“You’ve got to look at the way your city and your school district is being managed, and you have to see what you can do to change things, because they will eventually impact you,” Moorlach told The Epoch Times. “The last thing you want at 80 years of age is a postcard that says, ‘Sorry, we’re going to have to cut your pension by 30 percent.’ … That may be very difficult for a lot of people.”
Nearly 1 in 9 Californians belong to a public pension program, according to The Public Policy Institute of California. The trouble is, the state’s largest public pensions have a considerable amount of unfunded liabilities, meaning they might not have enough money to fulfill projected retirement payouts for current and former employees.
Most state employees are paying into their retirements through a defined pension plan, which allows them to put money away based on certain assumptions. Estimated retirement benefits are calculated through a variety of factors, including years of service and an employee’s ending salary. Cost of living adjustments are also taken into account.
Most Fortune 500 companies have dropped defined benefit pension plans because of one key reason: the assumption of an investment return, which isn’t guaranteed.
“We have had years where you have no return or a negative return, which means then you have to catch it up in future years,” Moorlach said. “And if you assume a high rate of return, then you will have a tough time catching up over time.”
Stick to the Plan
It’s also imperative, said Moorlach, for pension providers to remain true to their original investment formulas.
California ought to have learned a lesson, he said, from former Gov. Gray Davis, who in 1999 signed Senate Bill 400 (SB 400) to raise pension payouts for more state employees. More than 200,000 people became eligible for early retirement at age 55, and California Highway Patrol workers could suddenly retire at 50 while receiving 90 percent of their top public salary for life.
The move ultimately cost taxpayers billions of dollars.
Today, the California Public Employees’ Retirement System (CalPERS) has never recovered.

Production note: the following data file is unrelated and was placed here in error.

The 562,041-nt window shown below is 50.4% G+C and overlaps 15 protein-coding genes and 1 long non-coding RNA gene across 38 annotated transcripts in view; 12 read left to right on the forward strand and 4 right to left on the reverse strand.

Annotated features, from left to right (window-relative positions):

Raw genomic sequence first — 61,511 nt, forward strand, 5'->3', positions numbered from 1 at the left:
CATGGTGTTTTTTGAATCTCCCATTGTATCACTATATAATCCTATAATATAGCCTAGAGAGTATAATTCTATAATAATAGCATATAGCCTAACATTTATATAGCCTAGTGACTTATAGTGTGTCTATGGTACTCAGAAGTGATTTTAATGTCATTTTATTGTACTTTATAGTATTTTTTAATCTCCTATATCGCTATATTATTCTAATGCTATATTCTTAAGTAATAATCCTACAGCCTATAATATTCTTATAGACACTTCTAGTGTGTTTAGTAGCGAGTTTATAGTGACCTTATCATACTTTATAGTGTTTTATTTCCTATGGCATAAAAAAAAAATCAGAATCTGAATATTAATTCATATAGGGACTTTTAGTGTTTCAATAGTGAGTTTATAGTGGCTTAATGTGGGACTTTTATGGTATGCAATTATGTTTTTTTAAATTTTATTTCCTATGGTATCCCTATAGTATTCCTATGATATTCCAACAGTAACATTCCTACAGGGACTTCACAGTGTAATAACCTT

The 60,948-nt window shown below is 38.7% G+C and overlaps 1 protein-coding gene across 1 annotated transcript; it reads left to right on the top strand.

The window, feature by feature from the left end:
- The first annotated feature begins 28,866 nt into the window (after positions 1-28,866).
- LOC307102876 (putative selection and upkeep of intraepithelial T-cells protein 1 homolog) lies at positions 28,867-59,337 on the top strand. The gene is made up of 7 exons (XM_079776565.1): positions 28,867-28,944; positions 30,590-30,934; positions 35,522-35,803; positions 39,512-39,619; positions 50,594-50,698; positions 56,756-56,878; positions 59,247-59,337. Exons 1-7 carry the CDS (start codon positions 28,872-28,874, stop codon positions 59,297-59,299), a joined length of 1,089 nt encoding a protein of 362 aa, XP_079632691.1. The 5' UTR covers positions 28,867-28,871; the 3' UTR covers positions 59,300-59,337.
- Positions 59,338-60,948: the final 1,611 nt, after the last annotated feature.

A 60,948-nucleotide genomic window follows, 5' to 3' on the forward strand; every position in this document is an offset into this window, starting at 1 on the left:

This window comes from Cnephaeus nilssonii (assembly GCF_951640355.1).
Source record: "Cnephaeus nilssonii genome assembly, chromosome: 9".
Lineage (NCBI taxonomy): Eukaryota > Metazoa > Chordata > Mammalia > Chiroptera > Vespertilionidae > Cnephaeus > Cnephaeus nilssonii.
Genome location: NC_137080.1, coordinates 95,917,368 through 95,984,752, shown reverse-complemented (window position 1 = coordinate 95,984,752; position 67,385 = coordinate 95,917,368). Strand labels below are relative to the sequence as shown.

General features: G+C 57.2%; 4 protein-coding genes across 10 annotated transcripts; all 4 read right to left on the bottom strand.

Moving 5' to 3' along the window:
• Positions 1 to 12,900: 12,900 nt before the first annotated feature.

“The main retirement provider for state and local employees—and also probably the largest pension system in the U.S. if not the world—has now found itself two-thirds funded. It’s still at about 70 percent 20 years later,” Moorlach said. “It’s never been able to catch up.”
Davis later expressed regret publicly for signing the bill. It was approved during the dot-com boom, when the market was generating returns of up to 25 percent per year. The cautionary tale serves as a reminder that people shouldn’t make assumptions about pension returns, Moorlach said.
“People are kind of funny; they think that yesterday is today is tomorrow,” he said. “[They think] if my investments were 20 percent last year and are 20 percent this year, they’re going to earn 20 percent next year. Well that’s not how it works.”
An Unstable Market
Pension investments aren’t immune to the volatile stock market, and payoffs could be hindered by an underperforming market. In March, for example, the market dropped as the COVID-19 pandemic caused worldwide fear and uncertainty. A few months later, it recovered.
Such turbulence makes setting a return target tricky, said Moorlach.
“Instead of [an employee] earning the 7 percent they’re supposed to earn, they [might] earn about 4.7 percent. But when you don’t meet your target in future years, the contributions that the employer and the employee have to make go up,” he said.
“And so the issue is, can we keep returning 7 percent on the investments, every year, you know, going forward? And it gets more difficult and it has been very difficult for pension plans around the world when interest rates are so low.”
Bonds could be a better option for pension plans, Moorlach said, but the tradeoff is that they tend to pay little interest. That means that plans might still have to turn to the stock market to reach their return benchmarks, said Moorlach.
“You have to rely on the stock market to make up the delta, and that gets really dicey and speculative,” he said. “It’s risky, and the more risk you take, the higher the return. You can win big; you can lose big, too. And when that happens … these pension plans will have a real difficult time.”
Actuaries are brought in to determine the types of changes pension programs need to make to balance payout projections. In some cases, that could mean future contribution increases by employers.
But undervalued pensions aren’t just costing future retirees—they’re also costing taxpayers.
“Cities that are finding their pension plan contributions become such a large component of their budget because most of the budget is salaries and benefits for police and all the services that are provided by the city,” Moorlach said.
“And so, as those pension costs go up, other areas get crowded out. You may not see your roads repaired as quickly as you should, you may see your fire department having a reduction in personnel and the same with a police department. We’re seeing police forces and fire departments become smaller because of all these additional employee costs.”
He was speaking out to warn others about the repercussions of undervalued pensions.
“I’m trying to make sure that everybody wakes up and says, ‘Wait a second, we’ve got to modify going forward to protect what we have [if we want this to] be sustainable.’”
“California Insider” is an Epoch Times show available on YouTube.
Views expressed in this article are the opinions of the author and do not necessarily reflect the views of The Epoch Times.